Film Review: Enlighten Up!

A fast-moving, often humorous documentary about a young man’s search for his “higher self” through yoga.

The February 23 edition of The New Yorker includes a cartoon on page 50 in which a woman says to her husband, “Not tonight, honey. I had a yogasm in class.” This leads us to wonder if India, the land whose Slumdog Millionaire captured eight Academy awards, is trying to cash in further by conflating yoga with the Kama Sutra. Yoga, introduced to the West by that South Asian nation, boasts that the discipline employs as many positions as those described in the Kama Sutra. In fact “sutra” means “yoga,” while “yoga” means “to join together.” So, no conflating is needed after all! Practice your yoga asanas (positions), but don’t hold your breath waiting to duplicate the benefit enjoyed by the woman in the New Yorker cartoon.

Well, then, what can yoga do for the 16 million Americans who practice it regularly—and for the large numbers throughout the world who have adapted the teachings for themselves? There’s quite a lot to gain if you’re a serious student. Or is there? Is yoga all mumbo-jumbo nonsense that appeals to cults, or do practitioners come away from their gurus changed in some important ways? Kate Churchill’s fast-moving, often humorous documentary Enlighten Up! may not rival anything that Michael Moore has done for entertainment value, but at a relatively brief 82 minutes (edited down from hundreds of hours of takes), it never wears out its welcome. What’s more, journalist Nick Rosen, the principal subject Churchill uses to anchor the entire film, exudes a sympathetic vulnerability along with his adventurous spirit, a 29-year-old fellow who seems well-liked by the yoga masters with whom he studies and should be by the movie audience as well.

As Churchill and Rosen travel with cinematographer Jonathon Hexner from New York to California to Hawaii and ultimately to India before Rosen returns to climb rocks in Boulder a half-year later, they encounter so many types of yoga practice that we cannot blame them if they are confused about what the system is really about. In India, the filmmaker, the student, and probably the movie audience will be startled by one particular form of yoga that is probably nonexistent in the U.S. That is Dr. Madan Kataria’s Laughing Yoga, in which the crowd of mostly women raise their arms as though bopping to a rock band and giggle. “By raising the spirit, we become spiritual,” notes Kataria, which sounds logical enough, reminding one of the psychological theory that people can control how they feel by mimicking particular emotions: Laugh and you’ll feel happy; smirk and you’ll feel cynical. In Hawaii, they run into a fellow who could have been cast in the movie The Wrestler. He’s Diamond Dallas Page, who, having aged beyond the year that he could safely be hit by his opponent with a trash can outside the ring, became a yoga teacher. He counsels Rosen, “There’s no chanting. If anyone you meet in your travels chants, blast ’em!” Not much spirituality there, but Page’s class appears composed exclusively of nubile women.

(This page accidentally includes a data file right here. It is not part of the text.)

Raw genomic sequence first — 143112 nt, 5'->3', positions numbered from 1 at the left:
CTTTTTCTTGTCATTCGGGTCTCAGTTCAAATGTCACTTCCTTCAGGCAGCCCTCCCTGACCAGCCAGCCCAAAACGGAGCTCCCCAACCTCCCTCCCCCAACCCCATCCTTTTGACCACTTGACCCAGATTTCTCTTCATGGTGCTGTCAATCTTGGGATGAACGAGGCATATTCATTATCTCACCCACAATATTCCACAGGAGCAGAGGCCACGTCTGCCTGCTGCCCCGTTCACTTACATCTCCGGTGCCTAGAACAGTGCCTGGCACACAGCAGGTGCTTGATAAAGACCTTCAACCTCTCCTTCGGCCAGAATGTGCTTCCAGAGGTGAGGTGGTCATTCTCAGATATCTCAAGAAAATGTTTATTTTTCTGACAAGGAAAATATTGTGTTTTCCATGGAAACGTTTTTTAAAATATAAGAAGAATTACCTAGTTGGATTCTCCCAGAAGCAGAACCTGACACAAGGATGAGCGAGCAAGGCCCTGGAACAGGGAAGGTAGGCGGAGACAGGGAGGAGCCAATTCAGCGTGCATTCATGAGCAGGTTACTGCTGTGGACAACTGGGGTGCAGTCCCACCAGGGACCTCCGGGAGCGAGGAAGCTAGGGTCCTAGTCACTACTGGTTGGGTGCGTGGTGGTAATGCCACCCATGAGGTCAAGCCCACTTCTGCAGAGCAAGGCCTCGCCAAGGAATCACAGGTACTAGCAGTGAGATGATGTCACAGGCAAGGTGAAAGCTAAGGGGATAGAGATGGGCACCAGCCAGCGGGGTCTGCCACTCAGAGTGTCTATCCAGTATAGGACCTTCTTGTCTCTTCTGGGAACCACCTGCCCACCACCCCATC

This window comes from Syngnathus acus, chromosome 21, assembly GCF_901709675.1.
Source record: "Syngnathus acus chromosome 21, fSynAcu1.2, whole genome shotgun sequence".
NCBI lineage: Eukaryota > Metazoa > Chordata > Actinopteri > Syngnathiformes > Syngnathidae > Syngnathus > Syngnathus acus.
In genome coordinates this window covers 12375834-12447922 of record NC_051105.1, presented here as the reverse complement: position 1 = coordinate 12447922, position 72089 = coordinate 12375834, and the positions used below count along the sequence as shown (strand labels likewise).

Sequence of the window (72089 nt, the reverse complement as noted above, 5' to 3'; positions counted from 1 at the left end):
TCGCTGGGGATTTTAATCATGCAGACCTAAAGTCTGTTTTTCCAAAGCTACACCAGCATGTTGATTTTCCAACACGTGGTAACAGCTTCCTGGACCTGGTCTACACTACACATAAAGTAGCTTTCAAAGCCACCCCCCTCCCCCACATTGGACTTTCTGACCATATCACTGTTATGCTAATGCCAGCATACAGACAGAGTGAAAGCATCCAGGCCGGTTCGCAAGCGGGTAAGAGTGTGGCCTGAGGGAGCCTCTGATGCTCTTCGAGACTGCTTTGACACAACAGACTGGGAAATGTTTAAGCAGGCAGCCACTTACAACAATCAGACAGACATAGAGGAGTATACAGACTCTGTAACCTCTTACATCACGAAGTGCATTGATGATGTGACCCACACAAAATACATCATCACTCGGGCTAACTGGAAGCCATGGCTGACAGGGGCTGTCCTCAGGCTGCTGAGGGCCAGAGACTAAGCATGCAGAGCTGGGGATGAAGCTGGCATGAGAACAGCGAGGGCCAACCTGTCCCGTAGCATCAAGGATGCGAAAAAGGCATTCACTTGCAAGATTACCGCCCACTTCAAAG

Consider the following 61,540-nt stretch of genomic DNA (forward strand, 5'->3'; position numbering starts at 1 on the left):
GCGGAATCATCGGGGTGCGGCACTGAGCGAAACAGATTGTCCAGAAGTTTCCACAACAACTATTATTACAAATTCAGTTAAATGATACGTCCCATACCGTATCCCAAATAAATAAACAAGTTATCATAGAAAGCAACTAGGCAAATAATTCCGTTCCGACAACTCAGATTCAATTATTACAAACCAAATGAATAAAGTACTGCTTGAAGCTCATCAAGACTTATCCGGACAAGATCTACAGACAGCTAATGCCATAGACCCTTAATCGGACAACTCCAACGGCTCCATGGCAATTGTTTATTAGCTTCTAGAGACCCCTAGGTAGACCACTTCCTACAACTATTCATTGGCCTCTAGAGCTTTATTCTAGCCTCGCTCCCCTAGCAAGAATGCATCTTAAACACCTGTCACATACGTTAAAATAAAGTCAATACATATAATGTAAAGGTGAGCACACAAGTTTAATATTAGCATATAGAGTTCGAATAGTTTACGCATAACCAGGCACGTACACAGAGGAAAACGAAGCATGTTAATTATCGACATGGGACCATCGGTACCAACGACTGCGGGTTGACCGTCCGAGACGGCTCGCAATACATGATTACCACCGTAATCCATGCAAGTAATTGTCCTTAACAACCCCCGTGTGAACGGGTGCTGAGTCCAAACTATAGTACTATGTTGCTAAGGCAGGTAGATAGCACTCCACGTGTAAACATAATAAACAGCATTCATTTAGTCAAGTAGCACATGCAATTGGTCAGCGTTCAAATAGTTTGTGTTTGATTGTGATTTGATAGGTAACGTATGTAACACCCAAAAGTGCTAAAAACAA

Among the others Rosen encounters in the Indian cities of Mysore, Pune, Mumbai, Chenai, Vrindavan, Gokul and New Delhi, he learns as many different interpretations of yoga as there are masters: A) Yoga can deliver you to the most beautiful path; B) Yoga engages your mind; C) The workout is what counts, as fitness equals happiness; D) You’ll sleep better; E) You’ll have better sex; F) You’ll make more money.

At the end of the six months, Rosen is more confused than ever. He’s not sure he’s that much fitter. We don’t know whether he’s having better sex. He is certain that he has not become the person who is non-violent, non-lying, non-covetous, non-sensual, non-possessive or is pure, content, austere or even able to fix his attention on a single object. It might take him another 20 years before he can merge his Atman with the Great Brahman. But as we watch him scale a rocky, jagged peak in Colorado at the end of the story, we can be fairly certain that mountain climbing is putting him in better physical shape than would bending himself like a pretzel, standing on his head for ten minutes, or reciting OM a hundred times a day.

Rosen’s dad told him the secret of life years back: “Get rid of what you are not. Be yourself.” There’s a sound bite that, properly absorbed, can do more to transform a soul than a few years of holding a leg two feet over your head for a half-hour in Mysore’s 120-degree heat. But yogis have to make a living, don’t they?